Thursday, March 31, 2016

Misunderstanding “Ben Hur”

With Easter just past us, this seems a timely topic.

The trailer for a new movie version of “Ben Hur” is out there:

After browsing the comments sections of several sites to see what viewers think, I’m amazed by the lack of knowledge of many of them about their history—the background of ideas which form our civilization.

For instance, many commenters mention the previous (1959) version, usually favorably—but they describe the religious theme of that work as “tacked on.”

Tacked on? Really?

Religion—the battle of religions—is steeped through every frame of that film. The character Ben-Hur is caught between two opposing forces.

On one side, paganism—as represented by the words of his childhood friend Messala, by consul Quintus Arrius, and by Judean governor Pontius Pilate. It’s a world focused on control of the physical world. An ethos of beauty, power, violence, and sensuality. The scenes in Rome are filled with parties and parades. The chief physical conflict is a chariot race, after which Ben-Hur becomes for the populace, in Pilate’s phrase, “their one god.”

Throughout is a display of pagan gods, and pagan ideals, focused on the here and now.

On the other side, as counter-argument, is Ben-Hur’s own religion, but also the message of love and peace offered by a young rabbi, who before the flick ends will be crucified by the all-powerful Roman state.

To miss fhe battle of religions is a display of anti-religious smugness and staggering ignorance not just of history, but of themselves and their own civilization. After all, don’t we live in a thoroughly pagan time, with our own fake gods of celebrities, athletes, wealth and power? With Christianity living for the most part on the fringe. Religion, for today’s pagans, is something to be mocked, not taken seriously—a complex theology like Christianity seen through sound-bite stereotypes, easily dismissed with a phrase.

For comparison of movies, here’s a trailer for the 1959 version:

Needless to say, a masterpiece. If you can see the 1959 version on a real movie screen, do so, to get the full, overwhelming movie experience.

As for the new version, it’s up to you to judge whether it’s worth seeing!

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Friday, March 18, 2016

Cycles or Progression?

There are two ways of viewing history.

One is the progressive, linear view, which assumes anything today is better than anything in the past.

The other sees history going in waves or cycles—matching the rhythmns of nature and the universe.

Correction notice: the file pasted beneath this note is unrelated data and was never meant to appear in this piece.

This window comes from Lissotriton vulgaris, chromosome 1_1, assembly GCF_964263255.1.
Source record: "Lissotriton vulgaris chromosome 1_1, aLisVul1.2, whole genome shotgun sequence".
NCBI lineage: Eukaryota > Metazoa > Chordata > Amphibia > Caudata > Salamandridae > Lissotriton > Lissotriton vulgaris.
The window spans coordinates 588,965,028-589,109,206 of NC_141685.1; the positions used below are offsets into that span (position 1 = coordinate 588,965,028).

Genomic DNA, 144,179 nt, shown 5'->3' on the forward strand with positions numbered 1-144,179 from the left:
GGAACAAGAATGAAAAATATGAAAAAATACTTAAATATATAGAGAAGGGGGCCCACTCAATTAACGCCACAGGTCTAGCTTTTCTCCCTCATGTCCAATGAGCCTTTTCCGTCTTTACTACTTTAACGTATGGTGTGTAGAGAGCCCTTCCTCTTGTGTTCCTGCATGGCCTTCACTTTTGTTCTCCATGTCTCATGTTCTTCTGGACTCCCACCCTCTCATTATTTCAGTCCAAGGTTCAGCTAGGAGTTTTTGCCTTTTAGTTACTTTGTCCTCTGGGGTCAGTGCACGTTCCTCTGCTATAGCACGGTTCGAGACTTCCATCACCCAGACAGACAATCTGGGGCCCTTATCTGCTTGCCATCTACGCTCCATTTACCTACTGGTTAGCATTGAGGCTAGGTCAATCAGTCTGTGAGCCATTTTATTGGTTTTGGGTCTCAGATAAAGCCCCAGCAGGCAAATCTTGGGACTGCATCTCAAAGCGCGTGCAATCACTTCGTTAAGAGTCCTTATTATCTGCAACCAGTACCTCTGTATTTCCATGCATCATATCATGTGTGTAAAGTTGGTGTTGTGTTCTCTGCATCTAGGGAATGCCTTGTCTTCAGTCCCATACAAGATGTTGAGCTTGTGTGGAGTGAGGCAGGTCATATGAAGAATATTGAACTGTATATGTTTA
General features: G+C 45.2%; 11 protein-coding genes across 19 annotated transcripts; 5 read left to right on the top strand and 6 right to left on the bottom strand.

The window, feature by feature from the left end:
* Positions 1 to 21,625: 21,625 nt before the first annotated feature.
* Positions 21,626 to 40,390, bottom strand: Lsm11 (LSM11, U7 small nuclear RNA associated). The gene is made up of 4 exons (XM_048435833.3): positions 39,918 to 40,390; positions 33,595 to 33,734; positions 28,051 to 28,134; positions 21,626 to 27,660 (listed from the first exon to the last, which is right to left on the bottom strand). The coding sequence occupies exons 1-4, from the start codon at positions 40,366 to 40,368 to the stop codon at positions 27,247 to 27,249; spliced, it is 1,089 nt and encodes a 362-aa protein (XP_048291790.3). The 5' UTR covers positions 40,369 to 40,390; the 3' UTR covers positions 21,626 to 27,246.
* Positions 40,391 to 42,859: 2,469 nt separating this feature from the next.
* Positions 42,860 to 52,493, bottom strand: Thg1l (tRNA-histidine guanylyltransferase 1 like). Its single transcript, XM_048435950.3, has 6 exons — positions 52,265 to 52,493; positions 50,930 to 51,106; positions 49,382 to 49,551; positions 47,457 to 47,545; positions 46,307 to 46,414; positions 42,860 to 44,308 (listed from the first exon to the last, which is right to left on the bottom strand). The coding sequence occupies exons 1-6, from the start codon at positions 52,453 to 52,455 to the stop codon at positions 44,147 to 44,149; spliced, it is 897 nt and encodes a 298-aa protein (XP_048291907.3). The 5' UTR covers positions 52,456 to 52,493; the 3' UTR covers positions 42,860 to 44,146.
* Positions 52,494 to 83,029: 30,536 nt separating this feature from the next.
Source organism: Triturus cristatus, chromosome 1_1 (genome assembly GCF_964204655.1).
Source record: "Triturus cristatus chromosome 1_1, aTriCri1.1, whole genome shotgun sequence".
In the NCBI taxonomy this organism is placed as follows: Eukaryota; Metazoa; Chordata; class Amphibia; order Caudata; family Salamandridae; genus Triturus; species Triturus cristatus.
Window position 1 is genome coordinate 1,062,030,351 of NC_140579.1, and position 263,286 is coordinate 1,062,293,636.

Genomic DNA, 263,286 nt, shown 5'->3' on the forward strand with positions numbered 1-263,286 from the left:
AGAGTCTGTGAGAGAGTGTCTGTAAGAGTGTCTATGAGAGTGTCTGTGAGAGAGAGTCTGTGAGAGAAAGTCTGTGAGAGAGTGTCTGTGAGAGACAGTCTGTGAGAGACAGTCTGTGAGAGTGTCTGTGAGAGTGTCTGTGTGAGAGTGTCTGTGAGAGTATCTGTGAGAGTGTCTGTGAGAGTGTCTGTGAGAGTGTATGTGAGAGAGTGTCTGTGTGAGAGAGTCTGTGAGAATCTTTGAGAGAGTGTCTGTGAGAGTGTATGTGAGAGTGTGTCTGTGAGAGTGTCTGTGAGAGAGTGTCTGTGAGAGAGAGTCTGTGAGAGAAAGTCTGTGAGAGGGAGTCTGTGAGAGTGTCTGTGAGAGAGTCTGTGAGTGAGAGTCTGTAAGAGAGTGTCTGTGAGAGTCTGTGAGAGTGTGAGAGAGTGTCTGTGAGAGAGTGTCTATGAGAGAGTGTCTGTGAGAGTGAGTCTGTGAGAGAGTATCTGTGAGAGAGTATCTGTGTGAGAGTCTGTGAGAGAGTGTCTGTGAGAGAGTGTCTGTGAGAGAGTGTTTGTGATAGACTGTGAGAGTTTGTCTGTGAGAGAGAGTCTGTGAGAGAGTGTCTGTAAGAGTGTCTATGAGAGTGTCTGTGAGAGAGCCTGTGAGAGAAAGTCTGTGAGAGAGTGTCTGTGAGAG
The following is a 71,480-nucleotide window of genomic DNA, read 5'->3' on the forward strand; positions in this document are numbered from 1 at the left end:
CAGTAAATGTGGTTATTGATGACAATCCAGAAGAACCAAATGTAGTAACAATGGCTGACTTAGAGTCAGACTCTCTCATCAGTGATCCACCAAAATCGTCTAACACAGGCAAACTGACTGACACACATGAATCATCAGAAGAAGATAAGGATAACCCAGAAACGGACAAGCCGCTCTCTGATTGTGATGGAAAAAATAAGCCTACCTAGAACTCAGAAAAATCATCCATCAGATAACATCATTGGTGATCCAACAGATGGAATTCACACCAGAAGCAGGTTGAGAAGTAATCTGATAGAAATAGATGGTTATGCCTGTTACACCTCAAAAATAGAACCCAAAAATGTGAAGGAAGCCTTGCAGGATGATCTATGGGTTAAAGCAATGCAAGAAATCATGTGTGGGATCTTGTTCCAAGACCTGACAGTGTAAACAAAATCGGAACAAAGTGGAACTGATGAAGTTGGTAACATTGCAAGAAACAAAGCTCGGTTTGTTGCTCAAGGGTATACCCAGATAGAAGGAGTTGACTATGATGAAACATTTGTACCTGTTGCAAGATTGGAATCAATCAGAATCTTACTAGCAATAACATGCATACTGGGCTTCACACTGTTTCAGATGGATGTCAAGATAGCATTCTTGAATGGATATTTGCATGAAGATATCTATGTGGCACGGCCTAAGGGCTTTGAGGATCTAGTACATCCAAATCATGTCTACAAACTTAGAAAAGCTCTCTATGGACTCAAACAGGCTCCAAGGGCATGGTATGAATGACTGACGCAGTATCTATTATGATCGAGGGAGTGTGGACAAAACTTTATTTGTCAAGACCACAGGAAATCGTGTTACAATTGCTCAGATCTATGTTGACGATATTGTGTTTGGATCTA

If everything today is better, than why has literature regressed from past peaks?


I thought this as I was memorizing a poem today. My fiancee’s mother is impressed when I recite poetry. Hey, whatever works. I decided to recite some Dylan Thomas:

“Do not go gentle into that good night,
Old age should burn and rage at close of day,
Rage, rage, against the dying of the light.”

Note the euphony—age, rage, day—which adds to the emotion of the piece.

Here’s the question: Why were poets of the 1950’s so much better than those today? Why has the art deteriorated? I can think of two other poems off the top of my head from that era which could easily be classified as masterpieces: “Thou Shalt Not Kill,” by Kenneth Rexroth, and “Daddy,” (too obvious) by Sylvia Plath. Incidentally, Plath more than lives up to her giant reputation, once you read her poetry—or more, hear her voice reading it!

But, the question is out there. What happened to poetry?

Wednesday, March 02, 2016

Fighting Against Establishments

As an objective, non-partisan observer (I loathe both political parties) with no dog in the fight, I find interesting the goings-on of the political race. Especially now, the panic and hysteria in the Republican Party created by Donald Trump’s victories. Because someone’s power and turf are at stake, party Insiders will fight ruthlessly to protect their petty fiefdoms against change. As they’re currently doing.

I know this well, because I faced the same thing—on a vastly smaller scale—during my days last decade leading the notorious Underground Literary Alliance. Our lit-establishment opponents proved capable of virtually anything. The lies and distortions made about us and our ideas were amazing. Shocking assertions were manufactured out of nothing. (I notice Trump’s opponents doing this over his not disowning someone fast enough, or enough times—accusing him of thus holding the person’s ideology.)

Part of what’s going on is Trump’s personality. Yes, he’s a bit of a barbarian, but is also too strong and assured for the weaselly puppets he’s facing. In any field, the go-along-to-get-along crowd are most comfortable with mediocrity—because they themselves are mediocrities. Many people hate anyone who stands out—who by force of personality can’t help but stand out. I found this myself within the ULA itself at times; at least, once a number of petty egos entered the gang. For Trump, he might be a very bad President or a great one—but he will not be boring. He won’t be a mediocrity.

The same thing, incidentally, would or will happen with the Democrats if Bernie Sanders shows signs of being able to actually win the thing. Apparatchiks of any variety fear change.